Sunday, October 27, 2013

First Frost

Yesterday, Postulant Sarah told me she had completed her cleaning, and was there anything else she could do?  So I sent her out to the garden to assess the damage caused by that morning’s frost.  As I have mentioned before, this is my first year of fall gardening, and so I was unsure as to when the first fall frost would hit here in Barhamsville.  At our old stomping ground in Newport News, the frost would come in mid-November.  But I had a suspicion that it would come earlier here, being as we are a bit further north, a bit higher in elevation and quite a bit further inland from the regulating ocean waters.  Although expected, a frost always seems to be a surprise when it arrives.  And so, I was duly shocked when I observed the tell-tale white glimmering on the monastery roof as I passed on my way down the hall to Holy Mass this week.

Here is what Sarah saw in our frost-bitten garden:

Buckwheat dead (I had hoped we could harvest a few leaves as salad)

Beans finished (we did get a few handfuls)

Eggplant MOST unhappy (I had not been paying much attention to these as they were rather a disappointment during the summer.  But low and behold!  There was a bumper crop of eggplant fruits hiding under the withered leaves!  You just never know…)

Collards untouched (These are SUPPOSED to get frosted before you pick them.  Louisiana-born Postulant Erin says she knows how to cook them.  She gets her chance this Friday)

Chinese Cabbage flourishing  (our Asian Sisters are excited!)

The advent of the frost heralds the ending of the growing season, just as the 30th Sunday in Ordinary Time proclaims that the end of the liturgical cycle is in sight.  In today’s second reading for Holy Mass, St. Paul speaks of his own immanent death as a “pouring out” and a “dissolution”.  The dying of the year reminds us of our own death.  This can be frightening, especially for those of us who feel the cold in their bones and see the frost whitening their hair and cheek.  Our culture worships the springtime glow of youth, caring little for the experience of age.  Yet we as Christians know that eternal life follows only through the door of decline, death and decay.  Just as the onslaught of winter is inexorable, so is the flowering of spring inevitable.  Local wisdom has it that the harder the winter, the better the spring.  Perhaps it is, however, that the slowly limiting autumn is more taxing than the winter, just as old age is sometimes more feared than death itself.  But in these moments, let us look forward to the eternal youth that will be different from our first flush since it will be enriched by the harvest of wisdom gleaned from our lives well lived or from our mistakes well learned.  Like St. Paul, let us await the crown of glory that will be placed on our heads by Him who has gone before us and who Himself is called the Day-Spring!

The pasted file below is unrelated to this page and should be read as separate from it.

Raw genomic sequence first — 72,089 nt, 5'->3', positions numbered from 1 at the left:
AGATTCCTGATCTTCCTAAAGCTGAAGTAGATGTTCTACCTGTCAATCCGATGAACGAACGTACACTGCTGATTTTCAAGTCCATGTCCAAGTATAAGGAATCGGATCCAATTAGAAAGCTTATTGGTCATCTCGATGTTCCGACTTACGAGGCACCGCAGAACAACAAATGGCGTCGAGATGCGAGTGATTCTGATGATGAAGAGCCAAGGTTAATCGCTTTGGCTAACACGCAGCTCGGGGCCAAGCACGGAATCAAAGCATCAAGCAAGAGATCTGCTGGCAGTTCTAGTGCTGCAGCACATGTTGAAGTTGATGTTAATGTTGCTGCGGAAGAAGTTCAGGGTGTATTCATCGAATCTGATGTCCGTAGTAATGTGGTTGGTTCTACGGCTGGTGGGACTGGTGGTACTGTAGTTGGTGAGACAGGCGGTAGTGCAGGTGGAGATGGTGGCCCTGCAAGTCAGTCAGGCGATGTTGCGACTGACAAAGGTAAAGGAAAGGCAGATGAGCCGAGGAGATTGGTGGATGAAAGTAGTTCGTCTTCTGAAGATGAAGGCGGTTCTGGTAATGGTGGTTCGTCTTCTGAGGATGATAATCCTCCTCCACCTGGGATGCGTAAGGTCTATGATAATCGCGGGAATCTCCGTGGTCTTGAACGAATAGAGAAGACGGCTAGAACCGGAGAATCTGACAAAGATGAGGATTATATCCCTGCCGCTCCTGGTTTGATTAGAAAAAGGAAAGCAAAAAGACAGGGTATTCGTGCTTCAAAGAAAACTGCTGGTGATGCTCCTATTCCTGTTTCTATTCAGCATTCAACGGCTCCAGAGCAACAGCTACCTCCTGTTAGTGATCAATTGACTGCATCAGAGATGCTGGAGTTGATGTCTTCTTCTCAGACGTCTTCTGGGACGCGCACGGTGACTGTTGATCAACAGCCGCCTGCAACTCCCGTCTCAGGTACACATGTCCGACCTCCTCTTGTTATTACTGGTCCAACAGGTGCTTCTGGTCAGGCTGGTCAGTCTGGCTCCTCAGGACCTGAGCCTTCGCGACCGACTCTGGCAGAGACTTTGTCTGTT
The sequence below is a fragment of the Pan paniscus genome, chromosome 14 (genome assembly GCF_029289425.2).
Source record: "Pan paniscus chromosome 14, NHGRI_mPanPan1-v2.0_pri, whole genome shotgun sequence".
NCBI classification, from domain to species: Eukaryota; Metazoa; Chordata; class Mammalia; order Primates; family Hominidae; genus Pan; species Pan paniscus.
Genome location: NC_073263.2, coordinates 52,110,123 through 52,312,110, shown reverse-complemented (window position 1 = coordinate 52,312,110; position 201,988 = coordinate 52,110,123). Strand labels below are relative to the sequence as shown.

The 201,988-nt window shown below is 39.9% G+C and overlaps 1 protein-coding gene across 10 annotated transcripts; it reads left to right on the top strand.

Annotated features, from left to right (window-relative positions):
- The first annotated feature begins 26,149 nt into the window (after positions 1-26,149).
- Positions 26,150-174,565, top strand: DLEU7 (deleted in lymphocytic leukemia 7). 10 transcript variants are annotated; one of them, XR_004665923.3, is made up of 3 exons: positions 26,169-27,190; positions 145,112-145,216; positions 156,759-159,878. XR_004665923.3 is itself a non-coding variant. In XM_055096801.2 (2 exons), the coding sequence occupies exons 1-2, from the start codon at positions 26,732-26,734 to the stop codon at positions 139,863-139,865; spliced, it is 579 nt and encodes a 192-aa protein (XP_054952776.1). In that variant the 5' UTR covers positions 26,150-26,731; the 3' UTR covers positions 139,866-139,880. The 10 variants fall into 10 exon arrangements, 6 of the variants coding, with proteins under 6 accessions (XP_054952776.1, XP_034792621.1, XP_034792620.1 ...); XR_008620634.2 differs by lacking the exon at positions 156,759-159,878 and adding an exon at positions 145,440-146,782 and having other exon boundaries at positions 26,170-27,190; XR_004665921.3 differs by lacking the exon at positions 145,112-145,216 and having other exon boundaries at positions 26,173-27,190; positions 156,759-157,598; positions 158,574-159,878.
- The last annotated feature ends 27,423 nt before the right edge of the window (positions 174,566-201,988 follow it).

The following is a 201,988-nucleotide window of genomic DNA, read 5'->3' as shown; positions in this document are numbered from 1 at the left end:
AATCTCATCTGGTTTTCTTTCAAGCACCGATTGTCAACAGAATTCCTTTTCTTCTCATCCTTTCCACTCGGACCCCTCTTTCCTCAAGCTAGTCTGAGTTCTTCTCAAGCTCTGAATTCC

Sunday, October 20, 2013

Poor Clare Cross Prayer

Several times a day, Poor Clares pray with arms outstretched in what we call the “Cross Prayer”.  I always smile to see a new postulant gradually getting used to this usually unfamiliar prayer position.  They must be told what it is not:  it is not calisthenics (one, two, arms above your heads, touch your toes…), it is not ballet (I have seen lovely coronals), it not an act of defiance (hands raised in the air clenched as fists or pushing out), it is not wimpy (elbows bent and sinking—come on, you can do it!).  No, it is none of these, but it is an act of penance offered in union with our Lord’s Passion on behalf of all our suffering brothers and sisters.